After having such glorious weather here in the UK for pretty much the entire Spring and Summer, it definitely feels like things have shifted gears into Autumn this past week.
I’ve been saying for some time now how the weather undoubtably had a positive impact on people’s mental health and overall experience during lockdown despite the high levels of worry, uncertainty and all of the challenges that the global pandemic has brought upon us.
The sun is a well-known mood-booster and the longer, lighter days encourage more healthy lifestyle habits. So, those who were working from home or furloughed during the Spring-Summer were able to spend more time outdoors in the sun and in nature when the bars, restaurants and shops were still closed.
It also meant that, when allowed, people could socialise in parks, gardens and dine alfresco without the rules or concerns of being in closed, indoor environments.
However, as Winter approaches so do the shorter, darker days, colder weather and (typically here in Europe) less sun, grey skies and more rain!
Add to that a looming recession, mass redundancies, the likelihood of increased social distancing measures and spikes in COVID-19 cases … And you can expect that the next six or so months are going to be especially challenging.
I believe that in order to thrive in today’s modern, fast-paced world,
we always need to be proactive in looking after our
mental, emotional and physical wellbeing.
Western culture doesn’t typically foster a balanced way of living. We therefore need to take personal responsibility for keeping ourselves as healthy/well as possible so that we can thrive rather than merely get by or worse, exist somewhere on the continuum of burnout!
And this Winter I believe it’s going to be more important than ever before to take a proactive approach towards looking after ourselves. Which is why I’ve decided to spend this month raising awareness around what you can do to best support the wellbeing of yourself and of your loved ones.
Everyone on some level has struggled as a result of the global pandemic and even though time has helped us get somewhat used to this ‘new normal’, as we move into Winter there will be various factors at play that are going to amplify the challenges:
Immunity: More people get ill in the Winter, immune systems may be weaker in some people – however much of this is in our control if we know how to look after ourselves.
Health Fears: Generalised fear about getting COVID-19. However, also, many people get a cold, sore throat or the flu during Winter, and this year those people may panic thinking they have COVID-19 – they may also have to isolate or quarantine until they’ve had test results back.
Lack of Daylight/Sunlight: Has an effect on mood, motivation, energy and immunity.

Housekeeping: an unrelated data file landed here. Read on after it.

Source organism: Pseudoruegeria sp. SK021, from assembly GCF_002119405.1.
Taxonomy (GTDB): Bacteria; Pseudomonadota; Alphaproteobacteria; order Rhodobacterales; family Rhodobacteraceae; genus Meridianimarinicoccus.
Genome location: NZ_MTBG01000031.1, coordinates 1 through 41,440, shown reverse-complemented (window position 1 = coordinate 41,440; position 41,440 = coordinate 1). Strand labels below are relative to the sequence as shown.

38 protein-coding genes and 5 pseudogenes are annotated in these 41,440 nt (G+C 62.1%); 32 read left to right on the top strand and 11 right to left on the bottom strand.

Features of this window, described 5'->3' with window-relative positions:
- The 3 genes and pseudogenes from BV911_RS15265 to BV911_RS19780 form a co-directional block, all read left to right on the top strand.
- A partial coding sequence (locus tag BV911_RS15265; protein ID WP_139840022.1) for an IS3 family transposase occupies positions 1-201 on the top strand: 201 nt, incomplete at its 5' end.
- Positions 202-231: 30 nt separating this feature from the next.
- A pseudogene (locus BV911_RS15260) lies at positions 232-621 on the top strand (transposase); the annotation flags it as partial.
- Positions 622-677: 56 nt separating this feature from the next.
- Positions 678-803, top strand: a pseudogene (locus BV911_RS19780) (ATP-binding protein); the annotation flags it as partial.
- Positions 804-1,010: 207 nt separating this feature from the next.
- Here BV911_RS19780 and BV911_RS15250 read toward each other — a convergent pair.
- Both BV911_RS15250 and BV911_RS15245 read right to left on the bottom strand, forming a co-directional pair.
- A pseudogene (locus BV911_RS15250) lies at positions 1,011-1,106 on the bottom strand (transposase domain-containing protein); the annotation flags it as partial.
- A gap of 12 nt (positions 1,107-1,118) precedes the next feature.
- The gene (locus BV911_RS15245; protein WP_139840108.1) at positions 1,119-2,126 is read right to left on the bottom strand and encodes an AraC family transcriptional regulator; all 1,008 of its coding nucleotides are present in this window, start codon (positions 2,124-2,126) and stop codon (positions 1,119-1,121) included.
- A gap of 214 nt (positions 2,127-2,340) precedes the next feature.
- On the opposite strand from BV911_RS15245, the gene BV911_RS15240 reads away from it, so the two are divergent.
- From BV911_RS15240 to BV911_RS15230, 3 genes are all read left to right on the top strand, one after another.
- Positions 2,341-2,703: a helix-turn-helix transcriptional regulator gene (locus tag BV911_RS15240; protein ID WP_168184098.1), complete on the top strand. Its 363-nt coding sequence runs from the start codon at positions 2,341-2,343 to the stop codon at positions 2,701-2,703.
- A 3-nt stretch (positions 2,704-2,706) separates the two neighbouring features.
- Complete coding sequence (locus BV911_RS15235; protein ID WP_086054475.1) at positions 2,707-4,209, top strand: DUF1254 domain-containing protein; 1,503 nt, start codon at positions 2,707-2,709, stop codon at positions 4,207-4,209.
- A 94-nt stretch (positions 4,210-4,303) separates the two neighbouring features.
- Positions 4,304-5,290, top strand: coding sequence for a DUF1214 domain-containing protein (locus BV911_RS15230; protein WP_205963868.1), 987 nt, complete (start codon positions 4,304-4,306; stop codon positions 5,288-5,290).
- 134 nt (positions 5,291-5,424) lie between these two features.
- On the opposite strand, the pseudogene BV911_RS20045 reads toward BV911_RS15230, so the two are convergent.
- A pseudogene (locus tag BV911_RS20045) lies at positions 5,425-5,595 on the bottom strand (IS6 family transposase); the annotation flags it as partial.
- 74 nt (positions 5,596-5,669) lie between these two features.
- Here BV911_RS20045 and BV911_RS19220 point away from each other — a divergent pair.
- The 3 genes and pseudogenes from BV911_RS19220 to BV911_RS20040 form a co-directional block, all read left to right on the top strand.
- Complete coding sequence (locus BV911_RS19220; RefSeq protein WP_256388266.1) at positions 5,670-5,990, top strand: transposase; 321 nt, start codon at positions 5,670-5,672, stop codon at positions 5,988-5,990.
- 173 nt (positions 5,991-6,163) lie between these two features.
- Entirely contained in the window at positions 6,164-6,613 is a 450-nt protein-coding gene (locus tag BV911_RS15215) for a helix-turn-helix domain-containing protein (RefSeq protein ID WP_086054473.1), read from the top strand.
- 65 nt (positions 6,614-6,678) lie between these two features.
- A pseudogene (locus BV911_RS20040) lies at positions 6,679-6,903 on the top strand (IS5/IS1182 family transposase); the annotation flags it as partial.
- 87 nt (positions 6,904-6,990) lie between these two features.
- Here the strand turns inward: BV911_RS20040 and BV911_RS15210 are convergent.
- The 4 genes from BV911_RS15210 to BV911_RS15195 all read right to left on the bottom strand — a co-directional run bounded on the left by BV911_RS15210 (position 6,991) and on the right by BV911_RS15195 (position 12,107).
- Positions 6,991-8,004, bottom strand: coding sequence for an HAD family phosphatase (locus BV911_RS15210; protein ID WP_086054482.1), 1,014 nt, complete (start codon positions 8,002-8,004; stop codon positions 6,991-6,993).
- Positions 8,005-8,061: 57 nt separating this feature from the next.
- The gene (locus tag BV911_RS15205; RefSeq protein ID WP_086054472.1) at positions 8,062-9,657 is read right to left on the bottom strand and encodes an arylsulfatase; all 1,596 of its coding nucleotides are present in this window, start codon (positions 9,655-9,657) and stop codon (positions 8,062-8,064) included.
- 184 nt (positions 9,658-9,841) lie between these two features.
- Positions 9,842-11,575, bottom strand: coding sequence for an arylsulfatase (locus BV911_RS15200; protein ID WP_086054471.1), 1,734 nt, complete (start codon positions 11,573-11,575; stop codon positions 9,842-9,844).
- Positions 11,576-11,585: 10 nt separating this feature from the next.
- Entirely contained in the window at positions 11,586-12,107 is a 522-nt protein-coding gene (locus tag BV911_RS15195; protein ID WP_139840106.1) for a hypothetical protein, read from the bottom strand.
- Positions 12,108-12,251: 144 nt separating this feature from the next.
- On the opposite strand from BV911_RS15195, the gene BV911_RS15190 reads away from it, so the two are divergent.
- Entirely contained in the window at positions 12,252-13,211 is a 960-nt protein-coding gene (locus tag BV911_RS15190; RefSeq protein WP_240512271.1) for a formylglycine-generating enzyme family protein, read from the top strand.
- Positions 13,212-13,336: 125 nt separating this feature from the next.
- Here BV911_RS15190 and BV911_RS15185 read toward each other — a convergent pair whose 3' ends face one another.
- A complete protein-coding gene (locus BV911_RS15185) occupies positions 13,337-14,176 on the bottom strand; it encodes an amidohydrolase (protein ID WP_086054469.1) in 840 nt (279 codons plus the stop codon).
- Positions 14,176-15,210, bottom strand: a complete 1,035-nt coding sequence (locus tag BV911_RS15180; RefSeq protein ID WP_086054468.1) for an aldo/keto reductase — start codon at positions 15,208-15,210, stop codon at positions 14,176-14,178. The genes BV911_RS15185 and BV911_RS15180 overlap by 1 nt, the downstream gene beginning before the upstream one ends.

Poor Weather: People are typically less inclined to go outdoors when it’s cold or raining, therefore they are less active and spend less time in the daylight/sunlight.
Less Socialising: If lockdown measures are increased, isolation and mental health struggles will increase too, and this is likely to be heightened further due to the poor weather.
Lethargy: With less inclination to be outdoors and with people working from home, depression and low mood are more likely. Without discipline or motivation many people will be very sedentary for long periods of time.
A Recession: Creates mass panic, fear, depression, job and financial insecurity.
Burnout: For those working from home throughout the Winter months; the lack of boundaries between work and home will continue until leaders and organisations start creating and enforcing guidelines around working hours and expectations. This, combined with higher workloads due to redundancies and then factoring in everything else above, is a recipe for burnout for those who work in high-pressure, high-stress roles!
My aim is not for this list to cause apprehension, rather my aim is to create awareness early on around the potential challenges, so that you will go into the next six months as well prepared as possible with your mental, emotional and physical wellbeing at the forefront of your mind.
If you consciously look after yourself as best as possible and start to develop healthy habits, routines and ‘ways of being’ now, you will get through this challenging time from a more empowered, proactive standpoint with the goal being to stay as well as possible.
In next week’s blog we start looking at the specific habits and routines you can begin now to keep you and your health on track.
One of the key areas I work on with my private clients, is setting up and maintaining a routine that supports their wellbeing and performance. As I say above, this is going to be ever more important over the next 6 or so months. If you are interested to find out how I can support you during this challenging time and to see if my 121 mentoring would be the right fit for you, CLICK HERE to book a free consultation.